unveiled the GEM-D2 Atomic Layer Deposition (ALD) system in advance of the American
Vacuum Society's annual Atomic Layer Deposition Meeting in Monterey, CA. The
GEM-D2 can be used to deposit atomically thin layers of material on virtually
any substrate and was designed with the most challenging high aspect ratio and
through-pore deposition applications in mind.
"From our work with sensitive, high aspect ratio microchannel structures,
we became acutely aware of the need for a system in which we could repeatably
and uniformly deposit complex nanolaminate films efficiently", explains
Neal Sullivan, CTO of Arradiance. "To functionalize an MCP, the films
need to be not only physically identical from run to run, but also electrically
identical. It is impossible to design an experiment to make subtle parametric
changes if the tool is randomly changing as well."
Arradiance Principal Material Scientist, Philippe de Rouffignac adds, "We
learned from our own applications that design for uniformity and parametric
control are the keys to developmental success. Our unique reactor and showerhead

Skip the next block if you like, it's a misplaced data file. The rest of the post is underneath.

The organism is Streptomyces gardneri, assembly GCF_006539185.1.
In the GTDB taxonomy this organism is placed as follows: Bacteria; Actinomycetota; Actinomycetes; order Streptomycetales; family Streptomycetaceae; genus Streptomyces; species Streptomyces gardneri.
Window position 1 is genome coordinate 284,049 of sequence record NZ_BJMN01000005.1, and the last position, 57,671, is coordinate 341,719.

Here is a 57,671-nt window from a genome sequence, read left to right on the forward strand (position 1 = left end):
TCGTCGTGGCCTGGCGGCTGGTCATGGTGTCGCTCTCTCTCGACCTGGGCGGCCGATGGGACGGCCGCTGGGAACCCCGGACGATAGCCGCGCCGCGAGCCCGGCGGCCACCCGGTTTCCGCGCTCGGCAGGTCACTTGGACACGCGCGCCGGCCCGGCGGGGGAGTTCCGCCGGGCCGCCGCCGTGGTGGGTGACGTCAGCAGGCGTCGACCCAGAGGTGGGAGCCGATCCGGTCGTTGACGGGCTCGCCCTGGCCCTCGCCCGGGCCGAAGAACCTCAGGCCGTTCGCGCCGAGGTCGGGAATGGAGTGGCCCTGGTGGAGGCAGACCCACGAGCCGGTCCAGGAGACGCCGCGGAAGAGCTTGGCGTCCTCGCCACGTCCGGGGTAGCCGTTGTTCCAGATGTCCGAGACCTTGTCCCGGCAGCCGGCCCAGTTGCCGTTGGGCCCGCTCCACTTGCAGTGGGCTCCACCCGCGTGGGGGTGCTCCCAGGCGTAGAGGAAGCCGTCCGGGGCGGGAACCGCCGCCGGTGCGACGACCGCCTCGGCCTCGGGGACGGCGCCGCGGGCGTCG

gas delivery system and individual precursor 3-stage heating controls give us
the power and flexibility to handle any complex film. We explain these advantages
in more detail in our ALD 2009 poster presentation, written in collaboration
with Dr. Roy Gordon of Harvard University."
"Our broad experience in materials science, charged particle physics
and systems design have been combined to make a truly robust Research system
for engineers who are serious about their work", says Ken Stenton, Arradiance
CEO. "Because of the importance of materials research in emerging growth
industries such as biomedical, solar, space science, environmental and semiconductor,
we saw the need for a research tool with production performance and reliability.
We're confident the GEM-D2 will meet and exceed that need."